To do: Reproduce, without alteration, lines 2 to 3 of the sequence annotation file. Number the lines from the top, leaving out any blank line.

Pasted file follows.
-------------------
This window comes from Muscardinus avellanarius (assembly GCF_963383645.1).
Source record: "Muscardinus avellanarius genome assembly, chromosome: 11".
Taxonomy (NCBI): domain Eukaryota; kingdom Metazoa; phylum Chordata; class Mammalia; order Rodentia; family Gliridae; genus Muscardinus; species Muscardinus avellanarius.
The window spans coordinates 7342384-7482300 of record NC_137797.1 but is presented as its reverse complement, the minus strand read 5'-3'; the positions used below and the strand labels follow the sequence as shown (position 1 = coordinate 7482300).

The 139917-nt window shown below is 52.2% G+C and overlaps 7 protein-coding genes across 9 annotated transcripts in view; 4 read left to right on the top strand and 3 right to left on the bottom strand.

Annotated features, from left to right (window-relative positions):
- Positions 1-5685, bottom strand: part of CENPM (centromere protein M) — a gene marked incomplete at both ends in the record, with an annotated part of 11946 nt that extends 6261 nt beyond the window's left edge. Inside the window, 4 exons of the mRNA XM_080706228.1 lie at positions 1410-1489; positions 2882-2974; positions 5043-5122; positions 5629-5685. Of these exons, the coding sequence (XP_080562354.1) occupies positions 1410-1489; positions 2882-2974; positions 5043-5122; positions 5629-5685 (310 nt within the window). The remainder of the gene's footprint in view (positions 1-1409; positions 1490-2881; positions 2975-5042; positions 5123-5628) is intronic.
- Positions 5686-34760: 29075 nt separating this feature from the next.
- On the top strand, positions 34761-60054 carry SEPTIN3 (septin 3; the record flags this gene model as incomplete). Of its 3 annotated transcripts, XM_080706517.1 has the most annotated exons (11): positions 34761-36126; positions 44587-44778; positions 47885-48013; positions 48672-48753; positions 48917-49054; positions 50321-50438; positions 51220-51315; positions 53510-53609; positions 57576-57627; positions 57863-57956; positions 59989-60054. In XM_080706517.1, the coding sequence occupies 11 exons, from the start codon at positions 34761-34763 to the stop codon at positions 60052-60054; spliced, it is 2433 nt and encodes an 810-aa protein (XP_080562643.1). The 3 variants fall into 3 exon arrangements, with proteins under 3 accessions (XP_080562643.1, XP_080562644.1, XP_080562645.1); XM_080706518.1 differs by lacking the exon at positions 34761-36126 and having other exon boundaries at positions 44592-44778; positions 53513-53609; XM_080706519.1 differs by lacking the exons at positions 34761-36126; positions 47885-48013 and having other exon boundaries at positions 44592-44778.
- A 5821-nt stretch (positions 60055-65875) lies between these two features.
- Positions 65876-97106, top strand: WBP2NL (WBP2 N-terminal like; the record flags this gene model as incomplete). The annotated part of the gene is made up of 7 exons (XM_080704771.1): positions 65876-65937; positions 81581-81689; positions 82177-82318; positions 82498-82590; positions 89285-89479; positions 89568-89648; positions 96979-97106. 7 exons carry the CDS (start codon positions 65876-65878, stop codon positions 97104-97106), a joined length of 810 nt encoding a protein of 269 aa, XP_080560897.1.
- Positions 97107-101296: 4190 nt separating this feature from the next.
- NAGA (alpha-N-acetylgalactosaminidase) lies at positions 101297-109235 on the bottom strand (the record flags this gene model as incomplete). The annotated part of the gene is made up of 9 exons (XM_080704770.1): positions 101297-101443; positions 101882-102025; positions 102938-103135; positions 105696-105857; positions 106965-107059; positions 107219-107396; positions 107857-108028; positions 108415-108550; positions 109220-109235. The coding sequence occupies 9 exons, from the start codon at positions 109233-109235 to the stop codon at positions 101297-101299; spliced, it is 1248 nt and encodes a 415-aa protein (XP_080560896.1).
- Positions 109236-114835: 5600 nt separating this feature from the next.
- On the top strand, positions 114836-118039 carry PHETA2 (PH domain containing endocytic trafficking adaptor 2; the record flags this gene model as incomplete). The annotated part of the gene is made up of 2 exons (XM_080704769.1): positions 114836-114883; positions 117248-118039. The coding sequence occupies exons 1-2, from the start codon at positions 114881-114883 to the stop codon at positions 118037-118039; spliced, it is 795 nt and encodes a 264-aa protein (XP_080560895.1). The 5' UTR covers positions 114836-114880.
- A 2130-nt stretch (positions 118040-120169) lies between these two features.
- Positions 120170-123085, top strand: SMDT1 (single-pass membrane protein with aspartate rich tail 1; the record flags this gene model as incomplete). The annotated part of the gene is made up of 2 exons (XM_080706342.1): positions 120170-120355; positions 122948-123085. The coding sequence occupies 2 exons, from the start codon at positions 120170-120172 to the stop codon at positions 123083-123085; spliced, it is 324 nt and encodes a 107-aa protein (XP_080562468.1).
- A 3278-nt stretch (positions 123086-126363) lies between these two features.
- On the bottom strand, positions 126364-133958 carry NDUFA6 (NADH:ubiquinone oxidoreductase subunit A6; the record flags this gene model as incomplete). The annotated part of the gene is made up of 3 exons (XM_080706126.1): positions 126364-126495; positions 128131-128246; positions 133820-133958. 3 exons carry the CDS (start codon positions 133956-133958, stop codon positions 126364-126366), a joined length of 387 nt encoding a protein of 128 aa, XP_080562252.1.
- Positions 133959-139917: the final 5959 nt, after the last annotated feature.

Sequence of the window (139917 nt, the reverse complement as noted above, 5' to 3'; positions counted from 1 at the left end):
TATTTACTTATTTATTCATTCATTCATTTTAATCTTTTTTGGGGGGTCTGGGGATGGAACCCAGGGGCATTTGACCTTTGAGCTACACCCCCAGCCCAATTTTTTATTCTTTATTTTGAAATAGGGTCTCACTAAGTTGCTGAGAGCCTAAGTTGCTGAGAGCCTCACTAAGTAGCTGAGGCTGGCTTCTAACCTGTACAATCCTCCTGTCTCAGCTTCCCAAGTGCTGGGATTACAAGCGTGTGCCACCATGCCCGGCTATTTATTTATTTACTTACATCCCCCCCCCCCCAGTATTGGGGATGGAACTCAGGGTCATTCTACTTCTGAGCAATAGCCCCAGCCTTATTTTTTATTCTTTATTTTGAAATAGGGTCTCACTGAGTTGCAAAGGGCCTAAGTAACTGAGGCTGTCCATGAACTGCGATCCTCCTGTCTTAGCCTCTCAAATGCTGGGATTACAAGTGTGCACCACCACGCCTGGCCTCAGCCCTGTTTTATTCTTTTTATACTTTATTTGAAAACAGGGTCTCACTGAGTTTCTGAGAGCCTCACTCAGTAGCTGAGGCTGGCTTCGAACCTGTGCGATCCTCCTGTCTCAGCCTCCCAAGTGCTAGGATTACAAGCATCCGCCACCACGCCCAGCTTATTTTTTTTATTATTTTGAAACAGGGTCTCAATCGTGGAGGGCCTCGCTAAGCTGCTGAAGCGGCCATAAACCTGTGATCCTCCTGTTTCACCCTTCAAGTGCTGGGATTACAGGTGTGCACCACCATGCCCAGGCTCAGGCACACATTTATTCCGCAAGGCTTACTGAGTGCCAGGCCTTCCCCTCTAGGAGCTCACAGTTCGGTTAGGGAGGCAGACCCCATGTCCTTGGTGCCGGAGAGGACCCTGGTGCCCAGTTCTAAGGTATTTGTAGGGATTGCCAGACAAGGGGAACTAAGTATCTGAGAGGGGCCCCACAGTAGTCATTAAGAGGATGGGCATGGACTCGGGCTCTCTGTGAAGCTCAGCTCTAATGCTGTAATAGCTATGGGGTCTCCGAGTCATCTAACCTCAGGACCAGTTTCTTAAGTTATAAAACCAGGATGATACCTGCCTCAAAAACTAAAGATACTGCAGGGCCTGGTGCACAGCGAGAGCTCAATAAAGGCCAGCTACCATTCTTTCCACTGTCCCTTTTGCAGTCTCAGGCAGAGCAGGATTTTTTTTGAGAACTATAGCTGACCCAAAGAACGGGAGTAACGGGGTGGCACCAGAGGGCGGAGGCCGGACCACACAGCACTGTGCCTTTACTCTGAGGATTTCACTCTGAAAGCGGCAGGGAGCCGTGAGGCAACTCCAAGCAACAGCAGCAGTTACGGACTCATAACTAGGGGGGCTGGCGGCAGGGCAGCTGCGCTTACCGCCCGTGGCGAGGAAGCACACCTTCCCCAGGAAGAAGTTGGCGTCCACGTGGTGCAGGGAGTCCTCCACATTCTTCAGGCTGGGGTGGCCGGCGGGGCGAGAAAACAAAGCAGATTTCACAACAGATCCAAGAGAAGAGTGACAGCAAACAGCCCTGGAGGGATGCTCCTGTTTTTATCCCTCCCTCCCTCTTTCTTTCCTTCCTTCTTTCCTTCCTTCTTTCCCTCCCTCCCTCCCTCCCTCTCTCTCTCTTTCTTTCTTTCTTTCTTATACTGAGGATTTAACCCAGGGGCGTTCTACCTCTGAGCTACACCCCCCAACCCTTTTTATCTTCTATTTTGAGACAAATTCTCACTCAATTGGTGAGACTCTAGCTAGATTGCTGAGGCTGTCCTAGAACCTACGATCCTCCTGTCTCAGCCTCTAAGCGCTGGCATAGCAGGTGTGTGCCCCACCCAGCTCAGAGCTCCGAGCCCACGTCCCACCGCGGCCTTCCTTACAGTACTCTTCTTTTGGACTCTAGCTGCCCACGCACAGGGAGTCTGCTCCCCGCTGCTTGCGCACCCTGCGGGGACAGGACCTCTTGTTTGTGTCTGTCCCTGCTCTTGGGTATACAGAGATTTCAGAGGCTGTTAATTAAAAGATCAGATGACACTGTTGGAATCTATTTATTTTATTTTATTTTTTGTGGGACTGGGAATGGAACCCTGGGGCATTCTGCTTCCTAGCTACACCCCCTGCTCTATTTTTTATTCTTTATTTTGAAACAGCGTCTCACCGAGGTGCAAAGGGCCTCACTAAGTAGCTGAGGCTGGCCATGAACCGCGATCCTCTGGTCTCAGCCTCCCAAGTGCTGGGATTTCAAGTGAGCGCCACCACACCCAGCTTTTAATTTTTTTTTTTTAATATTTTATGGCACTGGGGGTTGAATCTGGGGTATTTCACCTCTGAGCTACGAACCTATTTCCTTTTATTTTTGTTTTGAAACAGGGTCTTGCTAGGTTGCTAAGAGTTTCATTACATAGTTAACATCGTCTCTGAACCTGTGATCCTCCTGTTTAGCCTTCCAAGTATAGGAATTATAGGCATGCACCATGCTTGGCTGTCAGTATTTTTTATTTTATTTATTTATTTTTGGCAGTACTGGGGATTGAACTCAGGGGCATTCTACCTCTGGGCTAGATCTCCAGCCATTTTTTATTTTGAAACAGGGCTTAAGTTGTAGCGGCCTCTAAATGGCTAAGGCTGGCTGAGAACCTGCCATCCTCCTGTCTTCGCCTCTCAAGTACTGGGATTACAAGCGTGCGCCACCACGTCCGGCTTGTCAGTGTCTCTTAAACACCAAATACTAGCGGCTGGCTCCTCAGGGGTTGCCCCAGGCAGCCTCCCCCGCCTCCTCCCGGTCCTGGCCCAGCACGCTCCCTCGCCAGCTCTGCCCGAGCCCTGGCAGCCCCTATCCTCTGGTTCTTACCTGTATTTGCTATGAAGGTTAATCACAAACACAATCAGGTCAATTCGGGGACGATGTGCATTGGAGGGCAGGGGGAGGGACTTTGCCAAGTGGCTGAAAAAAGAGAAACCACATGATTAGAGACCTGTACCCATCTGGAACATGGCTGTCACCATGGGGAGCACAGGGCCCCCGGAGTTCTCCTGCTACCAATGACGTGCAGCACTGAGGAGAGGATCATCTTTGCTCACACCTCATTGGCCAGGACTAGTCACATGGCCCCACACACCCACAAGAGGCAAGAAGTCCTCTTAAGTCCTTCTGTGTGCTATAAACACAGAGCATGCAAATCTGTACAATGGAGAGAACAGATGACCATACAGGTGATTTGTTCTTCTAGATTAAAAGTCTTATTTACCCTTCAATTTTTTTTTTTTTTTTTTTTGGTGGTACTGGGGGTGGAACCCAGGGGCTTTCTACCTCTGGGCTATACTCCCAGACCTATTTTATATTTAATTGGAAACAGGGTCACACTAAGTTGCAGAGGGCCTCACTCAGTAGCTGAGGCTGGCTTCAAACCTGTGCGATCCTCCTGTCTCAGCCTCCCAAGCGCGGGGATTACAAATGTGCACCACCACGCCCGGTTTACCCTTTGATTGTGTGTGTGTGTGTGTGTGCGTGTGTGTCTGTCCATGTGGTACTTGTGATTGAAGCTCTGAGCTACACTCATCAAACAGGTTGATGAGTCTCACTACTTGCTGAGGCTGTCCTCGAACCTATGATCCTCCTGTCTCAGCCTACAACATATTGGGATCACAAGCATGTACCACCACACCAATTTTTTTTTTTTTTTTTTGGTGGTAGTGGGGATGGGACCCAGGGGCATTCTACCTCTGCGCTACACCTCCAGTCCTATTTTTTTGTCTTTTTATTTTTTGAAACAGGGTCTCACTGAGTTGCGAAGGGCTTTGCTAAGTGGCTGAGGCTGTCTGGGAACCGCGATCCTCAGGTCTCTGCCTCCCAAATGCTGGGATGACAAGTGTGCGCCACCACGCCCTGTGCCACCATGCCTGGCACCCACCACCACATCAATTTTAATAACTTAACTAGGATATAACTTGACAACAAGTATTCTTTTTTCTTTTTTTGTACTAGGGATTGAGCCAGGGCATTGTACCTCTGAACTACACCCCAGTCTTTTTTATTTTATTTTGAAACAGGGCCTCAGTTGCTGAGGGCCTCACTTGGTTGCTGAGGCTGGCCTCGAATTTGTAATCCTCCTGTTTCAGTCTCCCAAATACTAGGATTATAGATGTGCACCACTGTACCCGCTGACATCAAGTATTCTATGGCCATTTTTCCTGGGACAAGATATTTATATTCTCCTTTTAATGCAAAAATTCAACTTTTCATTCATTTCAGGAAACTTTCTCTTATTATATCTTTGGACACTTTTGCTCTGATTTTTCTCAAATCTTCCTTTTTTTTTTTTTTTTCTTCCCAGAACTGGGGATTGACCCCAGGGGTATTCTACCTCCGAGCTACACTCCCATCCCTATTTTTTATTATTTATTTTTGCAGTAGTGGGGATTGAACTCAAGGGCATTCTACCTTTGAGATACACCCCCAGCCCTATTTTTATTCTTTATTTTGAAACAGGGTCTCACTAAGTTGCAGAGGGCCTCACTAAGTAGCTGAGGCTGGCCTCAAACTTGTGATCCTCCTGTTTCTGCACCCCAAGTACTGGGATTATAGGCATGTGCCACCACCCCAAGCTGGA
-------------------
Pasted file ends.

Source record: "Muscardinus avellanarius genome assembly, chromosome: 11".
Taxonomy (NCBI): domain Eukaryota; kingdom Metazoa; phylum Chordata; class Mammalia; order Rodentia; family Gliridae; genus Muscardinus; species Muscardinus avellanarius.